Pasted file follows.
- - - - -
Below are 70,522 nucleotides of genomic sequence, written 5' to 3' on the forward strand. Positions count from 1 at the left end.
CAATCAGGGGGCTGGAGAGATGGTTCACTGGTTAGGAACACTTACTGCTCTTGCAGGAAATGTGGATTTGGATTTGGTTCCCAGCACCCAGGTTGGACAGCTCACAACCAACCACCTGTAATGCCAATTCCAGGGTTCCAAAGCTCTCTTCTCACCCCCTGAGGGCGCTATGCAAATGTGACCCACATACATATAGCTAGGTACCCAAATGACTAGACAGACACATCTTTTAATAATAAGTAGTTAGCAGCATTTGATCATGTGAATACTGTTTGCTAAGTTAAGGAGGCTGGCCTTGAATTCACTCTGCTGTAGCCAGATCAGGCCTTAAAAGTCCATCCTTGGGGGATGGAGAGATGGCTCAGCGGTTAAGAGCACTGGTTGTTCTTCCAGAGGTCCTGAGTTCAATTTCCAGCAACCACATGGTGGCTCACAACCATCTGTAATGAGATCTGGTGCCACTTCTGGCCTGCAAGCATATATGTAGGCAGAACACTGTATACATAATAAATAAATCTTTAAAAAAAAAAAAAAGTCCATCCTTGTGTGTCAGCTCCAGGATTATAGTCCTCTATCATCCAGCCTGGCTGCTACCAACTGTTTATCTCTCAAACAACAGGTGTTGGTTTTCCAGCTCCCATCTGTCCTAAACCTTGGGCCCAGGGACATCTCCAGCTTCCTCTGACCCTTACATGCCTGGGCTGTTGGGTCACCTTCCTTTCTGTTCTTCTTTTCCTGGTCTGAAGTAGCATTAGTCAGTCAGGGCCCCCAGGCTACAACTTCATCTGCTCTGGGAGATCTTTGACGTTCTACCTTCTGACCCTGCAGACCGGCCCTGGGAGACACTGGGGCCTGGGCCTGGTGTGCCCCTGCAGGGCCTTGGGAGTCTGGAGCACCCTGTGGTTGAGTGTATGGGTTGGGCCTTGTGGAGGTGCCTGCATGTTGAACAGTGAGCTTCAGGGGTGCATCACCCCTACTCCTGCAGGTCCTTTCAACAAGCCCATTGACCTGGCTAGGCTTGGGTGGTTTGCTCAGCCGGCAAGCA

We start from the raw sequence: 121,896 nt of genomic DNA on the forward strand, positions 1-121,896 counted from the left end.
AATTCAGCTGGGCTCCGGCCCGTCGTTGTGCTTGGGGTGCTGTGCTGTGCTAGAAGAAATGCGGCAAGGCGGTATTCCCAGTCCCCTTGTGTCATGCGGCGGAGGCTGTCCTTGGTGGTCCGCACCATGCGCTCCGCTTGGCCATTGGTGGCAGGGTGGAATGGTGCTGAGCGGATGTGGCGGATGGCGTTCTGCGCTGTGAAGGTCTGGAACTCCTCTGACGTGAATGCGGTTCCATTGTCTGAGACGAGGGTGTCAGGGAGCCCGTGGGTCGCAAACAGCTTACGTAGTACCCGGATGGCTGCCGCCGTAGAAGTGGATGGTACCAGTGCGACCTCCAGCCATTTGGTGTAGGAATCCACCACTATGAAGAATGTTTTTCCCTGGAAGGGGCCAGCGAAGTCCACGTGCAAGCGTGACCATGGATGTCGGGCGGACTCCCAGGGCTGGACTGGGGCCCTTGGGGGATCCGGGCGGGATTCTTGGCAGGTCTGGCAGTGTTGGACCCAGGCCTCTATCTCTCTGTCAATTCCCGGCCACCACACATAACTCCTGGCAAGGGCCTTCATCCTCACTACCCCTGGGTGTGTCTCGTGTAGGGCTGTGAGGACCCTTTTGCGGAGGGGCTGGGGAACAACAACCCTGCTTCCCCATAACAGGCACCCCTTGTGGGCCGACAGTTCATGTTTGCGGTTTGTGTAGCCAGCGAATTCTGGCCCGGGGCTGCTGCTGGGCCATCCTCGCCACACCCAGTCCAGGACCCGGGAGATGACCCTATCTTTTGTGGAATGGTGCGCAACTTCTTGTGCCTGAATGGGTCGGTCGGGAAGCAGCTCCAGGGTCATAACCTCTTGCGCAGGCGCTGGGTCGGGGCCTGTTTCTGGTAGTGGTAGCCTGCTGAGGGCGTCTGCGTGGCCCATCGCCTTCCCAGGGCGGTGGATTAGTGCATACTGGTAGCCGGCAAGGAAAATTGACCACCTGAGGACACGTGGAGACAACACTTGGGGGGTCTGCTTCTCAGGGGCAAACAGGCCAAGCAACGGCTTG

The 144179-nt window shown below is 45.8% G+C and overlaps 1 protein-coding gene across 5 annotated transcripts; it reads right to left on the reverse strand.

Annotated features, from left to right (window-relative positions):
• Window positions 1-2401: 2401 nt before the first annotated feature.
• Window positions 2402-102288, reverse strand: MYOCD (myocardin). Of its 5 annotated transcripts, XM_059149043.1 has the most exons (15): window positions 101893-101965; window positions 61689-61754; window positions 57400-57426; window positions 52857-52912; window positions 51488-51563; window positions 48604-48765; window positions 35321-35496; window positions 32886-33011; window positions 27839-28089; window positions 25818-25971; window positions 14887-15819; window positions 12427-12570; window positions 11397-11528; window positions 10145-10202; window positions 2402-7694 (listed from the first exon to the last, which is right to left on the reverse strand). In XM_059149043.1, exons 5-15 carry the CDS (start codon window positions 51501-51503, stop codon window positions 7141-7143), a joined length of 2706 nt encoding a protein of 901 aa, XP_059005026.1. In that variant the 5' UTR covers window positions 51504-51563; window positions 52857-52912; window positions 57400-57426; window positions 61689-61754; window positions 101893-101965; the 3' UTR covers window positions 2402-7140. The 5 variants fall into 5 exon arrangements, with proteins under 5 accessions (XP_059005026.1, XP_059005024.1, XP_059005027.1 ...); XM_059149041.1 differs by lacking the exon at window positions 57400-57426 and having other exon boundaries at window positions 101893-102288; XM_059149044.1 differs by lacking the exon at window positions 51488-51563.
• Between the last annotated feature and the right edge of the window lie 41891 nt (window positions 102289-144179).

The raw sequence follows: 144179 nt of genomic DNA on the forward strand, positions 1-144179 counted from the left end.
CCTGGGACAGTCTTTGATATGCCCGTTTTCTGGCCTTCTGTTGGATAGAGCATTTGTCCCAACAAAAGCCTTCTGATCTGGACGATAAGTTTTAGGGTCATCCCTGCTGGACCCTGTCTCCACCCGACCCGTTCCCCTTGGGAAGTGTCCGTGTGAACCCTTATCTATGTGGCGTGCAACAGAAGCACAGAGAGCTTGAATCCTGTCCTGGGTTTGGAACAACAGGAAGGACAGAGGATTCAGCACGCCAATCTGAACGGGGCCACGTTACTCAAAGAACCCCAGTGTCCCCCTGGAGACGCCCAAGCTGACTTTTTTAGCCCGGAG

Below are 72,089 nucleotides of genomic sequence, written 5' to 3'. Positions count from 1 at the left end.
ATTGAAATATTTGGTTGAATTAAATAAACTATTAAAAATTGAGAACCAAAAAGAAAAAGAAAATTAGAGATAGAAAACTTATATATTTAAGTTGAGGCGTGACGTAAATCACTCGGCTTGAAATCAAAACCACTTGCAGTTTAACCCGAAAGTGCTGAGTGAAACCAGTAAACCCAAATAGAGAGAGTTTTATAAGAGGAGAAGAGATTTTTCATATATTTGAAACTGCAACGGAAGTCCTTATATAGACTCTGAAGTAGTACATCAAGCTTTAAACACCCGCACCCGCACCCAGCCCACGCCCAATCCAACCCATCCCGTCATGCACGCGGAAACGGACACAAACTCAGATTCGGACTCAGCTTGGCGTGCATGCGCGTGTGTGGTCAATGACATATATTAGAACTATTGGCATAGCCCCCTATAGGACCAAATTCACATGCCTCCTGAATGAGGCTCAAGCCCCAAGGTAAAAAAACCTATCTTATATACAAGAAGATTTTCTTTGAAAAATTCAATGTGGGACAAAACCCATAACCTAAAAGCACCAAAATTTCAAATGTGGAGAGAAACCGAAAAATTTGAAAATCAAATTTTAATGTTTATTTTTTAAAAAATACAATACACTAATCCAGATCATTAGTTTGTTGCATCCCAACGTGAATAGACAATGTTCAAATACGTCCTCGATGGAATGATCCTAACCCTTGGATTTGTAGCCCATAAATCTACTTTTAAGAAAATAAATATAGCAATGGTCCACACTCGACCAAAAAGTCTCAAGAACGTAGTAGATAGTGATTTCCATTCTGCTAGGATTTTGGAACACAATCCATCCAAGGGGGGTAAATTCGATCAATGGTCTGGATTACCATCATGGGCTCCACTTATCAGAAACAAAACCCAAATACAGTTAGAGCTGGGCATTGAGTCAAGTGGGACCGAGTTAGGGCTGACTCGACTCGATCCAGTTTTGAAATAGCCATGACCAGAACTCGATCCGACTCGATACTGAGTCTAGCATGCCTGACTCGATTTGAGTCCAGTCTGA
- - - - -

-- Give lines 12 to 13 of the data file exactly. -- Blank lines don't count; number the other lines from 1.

Below are 72,089 nucleotides of genomic sequence, written 5' to 3'. Positions count from 1 at the left end.
ATTGAAATATTTGGTTGAATTAAATAAACTATTAAAAATTGAGAACCAAAAAGAAAAAGAAAATTAGAGATAGAAAACTTATATATTTAAGTTGAGGCGTGACGTAAATCACTCGGCTTGAAATCAAAACCACTTGCAGTTTAACCCGAAAGTGCTGAGTGAAACCAGTAAACCCAAATAGAGAGAGTTTTATAAGAGGAGAAGAGATTTTTCATATATTTGAAACTGCAACGGAAGTCCTTATATAGACTCTGAAGTAGTACATCAAGCTTTAAACACCCGCACCCGCACCCAGCCCACGCCCAATCCAACCCATCCCGTCATGCACGCGGAAACGGACACAAACTCAGATTCGGACTCAGCTTGGCGTGCATGCGCGTGTGTGGTCAATGACATATATTAGAACTATTGGCATAGCCCCCTATAGGACCAAATTCACATGCCTCCTGAATGAGGCTCAAGCCCCAAGGTAAAAAAACCTATCTTATATACAAGAAGATTTTCTTTGAAAAATTCAATGTGGGACAAAACCCATAACCTAAAAGCACCAAAATTTCAAATGTGGAGAGAAACCGAAAAATTTGAAAATCAAATTTTAATGTTTATTTTTTAAAAAATACAATACACTAATCCAGATCATTAGTTTGTTGCATCCCAACGTGAATAGACAATGTTCAAATACGTCCTCGATGGAATGATCCTAACCCTTGGATTTGTAGCCCATAAATCTACTTTTAAGAAAATAAATATAGCAATGGTCCACACTCGACCAAAAAGTCTCAAGAACGTAGTAGATAGTGATTTCCATTCTGCTAGGATTTTGGAACACAATCCATCCAAGGGGGGTAAATTCGATCAATGGTCTGGATTACCATCATGGGCTCCACTTATCAGAAACAAAACCCAAATACAGTTAGAGCTGGGCATTGAGTCAAGTGGGACCGAGTTAGGGCTGACTCGACTCGATCCAGTTTTGAAATAGCCATGACCAGAACTCGATCCGACTCGATACTGAGTCTAGCATGCCTGACTCGATTTGAGTCCAGTCTGA